Date of Award
Doctor of Philosophy
Veterinary Microbiology and Preventive Medicine
Bryan H. Bellaire
This dissertation focuses on the design of novel strategies for the prevention and treatment of neglected tropical and infectious diseases using polyanhydride nanoparticles as a drug delivery platform. The overall goal of this research is to design efficacious drug delivery vehicles that are effective against the filarial nematode Brugia malayi and B. pahangi and intracellular bacteria Mycobacterium tuberculosis, M. paratuberculosis, and M. marinum. The primary goal is to use the polyanhydride nanoparticles to deliver high enough microenvironmental concentrations to cause the death of the organism, thereby reducing the mortality, morbidity, and transmission of the disease. While a wide array of vaccine delivery vehicles have been investigated the majority of the research has focused on the use of polyesters and polyanhydride. This research presented shows the benefits of biodegradable polyanhydride as an effective drug delivery platform using the polymers and copolymers of various chemistries.
We demonstrate the use of a polyanhydride nanoparticle-based platform for the co-delivery of the antibiotic doxycycline with multiple antiparasitic drugs, (ivermectin, diethylcarbamazine, and albendazole) to reduce microfilariae burden and to rapidly kill adult worms. By encapsulating two of these drugs, ivermectin, and doxycycline, into biodegradable polyanhydride nanoparticles, we report the ability to effectively kill adult B. malayi and B. pahangi worms with up to a 4,000-fold reduction in the amount of drug used. Additionally, we significantly reduced the average time to death of the macrofilaria (five-fold) when the anti-filarial drug cocktail was delivered within polyanhydride nanoparticles.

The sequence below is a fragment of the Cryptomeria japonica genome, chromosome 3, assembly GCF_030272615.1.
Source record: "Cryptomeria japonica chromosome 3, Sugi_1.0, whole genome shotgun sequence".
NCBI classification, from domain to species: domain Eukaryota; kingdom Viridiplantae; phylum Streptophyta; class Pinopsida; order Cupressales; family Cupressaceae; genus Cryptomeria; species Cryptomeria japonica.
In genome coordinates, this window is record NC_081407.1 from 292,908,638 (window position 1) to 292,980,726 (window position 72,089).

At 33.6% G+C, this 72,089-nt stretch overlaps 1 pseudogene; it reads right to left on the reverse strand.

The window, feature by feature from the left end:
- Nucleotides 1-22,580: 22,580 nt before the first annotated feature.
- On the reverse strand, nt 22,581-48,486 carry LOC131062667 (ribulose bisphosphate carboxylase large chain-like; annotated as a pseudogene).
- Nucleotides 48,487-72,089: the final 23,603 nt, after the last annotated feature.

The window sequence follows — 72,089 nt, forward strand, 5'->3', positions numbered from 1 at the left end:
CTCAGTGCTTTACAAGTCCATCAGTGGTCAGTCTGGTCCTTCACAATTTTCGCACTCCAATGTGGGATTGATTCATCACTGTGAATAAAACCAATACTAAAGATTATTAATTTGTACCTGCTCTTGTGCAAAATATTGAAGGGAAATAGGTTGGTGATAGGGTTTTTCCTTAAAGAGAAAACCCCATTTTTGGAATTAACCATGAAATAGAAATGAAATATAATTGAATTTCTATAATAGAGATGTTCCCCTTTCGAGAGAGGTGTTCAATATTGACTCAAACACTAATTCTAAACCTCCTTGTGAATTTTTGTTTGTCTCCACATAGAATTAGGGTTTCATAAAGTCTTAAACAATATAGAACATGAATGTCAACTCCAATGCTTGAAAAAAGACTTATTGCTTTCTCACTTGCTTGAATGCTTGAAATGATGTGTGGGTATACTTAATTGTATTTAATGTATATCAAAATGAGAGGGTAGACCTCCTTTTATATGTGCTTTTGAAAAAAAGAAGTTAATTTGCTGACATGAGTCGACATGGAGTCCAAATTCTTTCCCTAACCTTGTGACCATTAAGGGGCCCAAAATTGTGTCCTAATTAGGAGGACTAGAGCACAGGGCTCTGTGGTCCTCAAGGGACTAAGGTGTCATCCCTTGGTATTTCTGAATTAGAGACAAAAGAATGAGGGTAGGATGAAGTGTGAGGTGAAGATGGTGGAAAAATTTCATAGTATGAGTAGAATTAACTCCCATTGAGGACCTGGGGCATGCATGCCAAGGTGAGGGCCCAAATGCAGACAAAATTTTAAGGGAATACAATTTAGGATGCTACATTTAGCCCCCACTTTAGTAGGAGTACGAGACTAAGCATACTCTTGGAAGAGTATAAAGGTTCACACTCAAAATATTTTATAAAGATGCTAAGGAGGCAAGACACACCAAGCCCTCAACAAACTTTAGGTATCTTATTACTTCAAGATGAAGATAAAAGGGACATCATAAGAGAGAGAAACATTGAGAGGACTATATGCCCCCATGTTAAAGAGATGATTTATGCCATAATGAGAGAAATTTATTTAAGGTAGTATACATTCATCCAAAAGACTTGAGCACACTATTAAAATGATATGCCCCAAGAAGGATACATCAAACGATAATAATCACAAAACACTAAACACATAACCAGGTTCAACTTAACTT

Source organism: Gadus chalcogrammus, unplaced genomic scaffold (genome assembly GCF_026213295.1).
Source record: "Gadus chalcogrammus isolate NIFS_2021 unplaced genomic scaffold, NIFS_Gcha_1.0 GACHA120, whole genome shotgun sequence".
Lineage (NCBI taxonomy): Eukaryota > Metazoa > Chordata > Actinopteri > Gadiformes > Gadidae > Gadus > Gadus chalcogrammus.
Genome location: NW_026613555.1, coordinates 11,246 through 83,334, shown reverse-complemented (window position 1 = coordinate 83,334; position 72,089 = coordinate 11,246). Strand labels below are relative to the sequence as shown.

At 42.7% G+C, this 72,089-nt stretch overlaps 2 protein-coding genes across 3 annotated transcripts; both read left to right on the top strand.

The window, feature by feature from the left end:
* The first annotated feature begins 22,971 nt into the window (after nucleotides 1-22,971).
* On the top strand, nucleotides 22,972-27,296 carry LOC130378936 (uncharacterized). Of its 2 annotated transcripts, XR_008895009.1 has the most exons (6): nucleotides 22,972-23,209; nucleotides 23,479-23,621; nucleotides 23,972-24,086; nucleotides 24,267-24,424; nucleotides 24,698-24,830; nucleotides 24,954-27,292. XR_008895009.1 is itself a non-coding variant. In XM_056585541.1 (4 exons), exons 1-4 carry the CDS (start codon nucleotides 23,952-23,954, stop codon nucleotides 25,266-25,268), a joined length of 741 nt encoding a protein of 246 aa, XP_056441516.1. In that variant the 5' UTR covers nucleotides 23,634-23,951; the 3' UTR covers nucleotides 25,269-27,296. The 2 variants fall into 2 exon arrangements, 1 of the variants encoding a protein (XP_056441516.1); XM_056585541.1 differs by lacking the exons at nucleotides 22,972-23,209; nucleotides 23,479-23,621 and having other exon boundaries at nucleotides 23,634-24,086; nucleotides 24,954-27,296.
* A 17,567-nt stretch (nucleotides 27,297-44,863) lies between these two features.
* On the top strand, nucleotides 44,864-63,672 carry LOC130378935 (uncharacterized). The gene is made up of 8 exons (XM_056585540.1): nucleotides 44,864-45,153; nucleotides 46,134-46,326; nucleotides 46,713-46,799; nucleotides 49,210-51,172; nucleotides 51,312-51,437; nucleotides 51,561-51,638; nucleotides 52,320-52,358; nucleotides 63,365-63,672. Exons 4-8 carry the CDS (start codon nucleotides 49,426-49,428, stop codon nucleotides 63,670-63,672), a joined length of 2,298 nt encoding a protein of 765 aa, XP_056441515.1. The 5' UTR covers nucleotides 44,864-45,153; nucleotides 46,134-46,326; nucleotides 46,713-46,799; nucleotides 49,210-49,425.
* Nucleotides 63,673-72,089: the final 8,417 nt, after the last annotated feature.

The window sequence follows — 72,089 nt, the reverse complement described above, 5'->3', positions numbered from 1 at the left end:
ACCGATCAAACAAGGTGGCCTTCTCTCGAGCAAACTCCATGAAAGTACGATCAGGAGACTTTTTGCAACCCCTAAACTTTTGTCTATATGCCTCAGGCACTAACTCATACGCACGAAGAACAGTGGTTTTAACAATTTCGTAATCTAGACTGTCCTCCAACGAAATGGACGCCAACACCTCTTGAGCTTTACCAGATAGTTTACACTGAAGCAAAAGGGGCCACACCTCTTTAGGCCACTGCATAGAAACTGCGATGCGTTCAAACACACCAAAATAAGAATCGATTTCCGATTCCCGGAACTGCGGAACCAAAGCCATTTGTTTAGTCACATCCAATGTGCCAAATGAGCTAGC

Knowledge gained from filarial studies was then applied to kill the intracellular bacteria Mycobacterium, we sought to examine the effectiveness of the first line antituberculous rifampicin, isoniazid, pyrazinamide, and ethambutol, encapsulated into various polymer and copolymer combinations in vitro. Initial experiments focused on particle internalization, co-localization, and reduced macrophage bacterial population. Subsequently, gained knowledge from the in vitro effectiveness was then applied to systemic acute M. tuberculosis in vivo infection focusing on multi-drug resistance and extensively drug-resistant strains. We observed through short course chemotherapy utilizing the nanoparticle-based drug delivery platform 20:80 CPTEG:CPH, we were able to reduce the prevalence of a persister bacterial population significantly. In summary, the studies described herein support the rational design and use of a polyanhydride nanoparticle drug delivery platform to reduce both the course of treatment and the amount of drug needed to treat neglected infectious disease effectively.
Andrea Marie Binnebose
Binnebose, Andrea Marie, "Development of a novel anti-infectivity platform for the treatment of neglected tropical and infectious diseases" (2018). Graduate Theses and Dissertations. 16318.